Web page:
Tell Them, a South Carolina grassroots coalition that focuses on health education and reproductive health issues for young women, contends the bill would “allow physicians to reverse the standard of medical care” for patients right in front of them; violate the Hippocratic oath; refuse patients “who need reproductive health care, with no exception for circumstances”; and discriminate against rural women, who would have to travel further for legal services.

Delleney said this week that if he had a “magic wand” to wave, he wouldn’t wave it over South Carolina, “but all over the country, so that we could all go back to the time when we respected life and the sanctity of life.”

Delleney’s attempts in the past have not fared well in the Senate. He said he has not pre-filed any other abortion-related bill for the 2012 session, which reopens in January, but refused to comment on what he may do later in the spring if his Freedom of Conscience Act fails, other than to say he was considering “a lot of areas.”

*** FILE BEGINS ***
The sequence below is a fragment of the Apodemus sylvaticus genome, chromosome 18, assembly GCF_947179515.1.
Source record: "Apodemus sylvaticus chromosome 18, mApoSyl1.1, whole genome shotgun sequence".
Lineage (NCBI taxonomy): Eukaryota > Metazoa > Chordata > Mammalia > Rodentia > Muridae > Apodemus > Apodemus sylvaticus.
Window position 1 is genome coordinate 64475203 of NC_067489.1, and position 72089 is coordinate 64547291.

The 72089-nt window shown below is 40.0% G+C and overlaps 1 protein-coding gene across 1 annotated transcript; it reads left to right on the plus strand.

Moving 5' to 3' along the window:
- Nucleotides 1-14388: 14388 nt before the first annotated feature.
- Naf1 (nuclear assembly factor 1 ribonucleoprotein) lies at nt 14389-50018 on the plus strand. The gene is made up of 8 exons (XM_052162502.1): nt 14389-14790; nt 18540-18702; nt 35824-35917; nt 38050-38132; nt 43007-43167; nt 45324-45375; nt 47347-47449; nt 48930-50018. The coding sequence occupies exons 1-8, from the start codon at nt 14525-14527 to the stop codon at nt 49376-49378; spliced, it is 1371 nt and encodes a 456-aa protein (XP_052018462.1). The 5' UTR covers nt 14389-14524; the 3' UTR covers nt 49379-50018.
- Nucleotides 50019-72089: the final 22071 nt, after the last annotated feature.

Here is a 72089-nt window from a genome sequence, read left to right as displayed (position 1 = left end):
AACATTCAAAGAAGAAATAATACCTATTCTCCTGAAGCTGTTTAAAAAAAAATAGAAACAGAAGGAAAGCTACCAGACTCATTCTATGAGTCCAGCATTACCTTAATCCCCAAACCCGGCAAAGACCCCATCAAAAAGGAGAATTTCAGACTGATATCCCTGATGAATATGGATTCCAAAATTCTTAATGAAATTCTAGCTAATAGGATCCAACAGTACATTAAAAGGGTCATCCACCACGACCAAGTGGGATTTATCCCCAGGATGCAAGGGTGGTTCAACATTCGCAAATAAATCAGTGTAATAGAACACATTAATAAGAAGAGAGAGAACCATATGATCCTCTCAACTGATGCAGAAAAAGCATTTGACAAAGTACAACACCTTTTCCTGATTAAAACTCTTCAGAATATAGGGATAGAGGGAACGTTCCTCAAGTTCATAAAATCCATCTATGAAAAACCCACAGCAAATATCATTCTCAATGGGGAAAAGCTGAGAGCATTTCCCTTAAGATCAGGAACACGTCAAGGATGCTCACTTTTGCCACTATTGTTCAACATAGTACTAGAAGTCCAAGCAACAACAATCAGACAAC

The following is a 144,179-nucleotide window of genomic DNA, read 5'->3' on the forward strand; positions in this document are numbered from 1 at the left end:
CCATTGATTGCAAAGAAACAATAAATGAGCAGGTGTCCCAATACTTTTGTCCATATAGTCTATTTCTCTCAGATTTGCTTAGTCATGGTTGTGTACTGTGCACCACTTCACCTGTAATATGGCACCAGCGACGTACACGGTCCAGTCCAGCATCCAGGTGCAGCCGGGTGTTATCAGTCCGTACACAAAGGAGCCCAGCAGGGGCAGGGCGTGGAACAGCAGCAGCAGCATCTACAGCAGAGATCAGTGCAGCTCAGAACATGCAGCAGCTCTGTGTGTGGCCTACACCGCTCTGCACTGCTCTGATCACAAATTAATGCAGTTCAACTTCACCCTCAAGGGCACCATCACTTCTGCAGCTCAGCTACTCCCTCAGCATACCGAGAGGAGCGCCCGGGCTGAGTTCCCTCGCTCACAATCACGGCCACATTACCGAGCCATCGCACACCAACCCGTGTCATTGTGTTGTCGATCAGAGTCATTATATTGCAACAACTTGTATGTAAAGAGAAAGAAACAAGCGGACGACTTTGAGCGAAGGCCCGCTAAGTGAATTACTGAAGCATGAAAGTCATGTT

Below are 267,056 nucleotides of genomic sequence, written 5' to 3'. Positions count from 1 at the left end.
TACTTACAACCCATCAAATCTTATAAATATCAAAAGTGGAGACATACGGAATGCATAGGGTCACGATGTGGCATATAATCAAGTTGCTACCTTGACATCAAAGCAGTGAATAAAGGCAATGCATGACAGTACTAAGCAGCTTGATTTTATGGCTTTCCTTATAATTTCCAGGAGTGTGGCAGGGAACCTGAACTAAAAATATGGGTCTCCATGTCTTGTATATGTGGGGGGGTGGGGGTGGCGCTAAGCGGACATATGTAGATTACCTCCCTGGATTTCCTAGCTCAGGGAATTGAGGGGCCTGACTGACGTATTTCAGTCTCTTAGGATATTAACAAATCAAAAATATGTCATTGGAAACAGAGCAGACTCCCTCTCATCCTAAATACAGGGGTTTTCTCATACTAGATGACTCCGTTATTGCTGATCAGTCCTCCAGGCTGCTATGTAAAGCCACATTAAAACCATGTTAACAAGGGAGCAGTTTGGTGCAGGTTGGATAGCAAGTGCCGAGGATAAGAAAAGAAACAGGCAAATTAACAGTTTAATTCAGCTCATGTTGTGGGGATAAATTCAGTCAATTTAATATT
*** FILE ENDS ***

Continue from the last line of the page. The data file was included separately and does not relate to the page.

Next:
“South Carolina cannot be a Petri dish” for the issue of outlawing abortion, said Delleney, who added the U.S. Supreme Court has preempted the issue with its rulings.

Sen. Brad Hutto (D-Orangeburg) sits on the Medical Affairs Committee and said he has heard all this before. “It’s a core issue and I’m sure that some sort of bill will pass.”

Hutto said he understands abortion is an issue dear to many hearts, but that it can be tough to have a rational discussion over such an emotionally-divisive issue.

Hutto said fuel for the debate, unfortunately, has been provided by lobbying groups who get their money by ginning up interest and furor over the issue, and as such, the Statehouse will likely not see an end to groups trying to “chip away” at a woman’s right to choose.

Hutto did criticize some of the rhetoric coming from those siding with Delleney as being more “pro-fetus” than “pro-child.”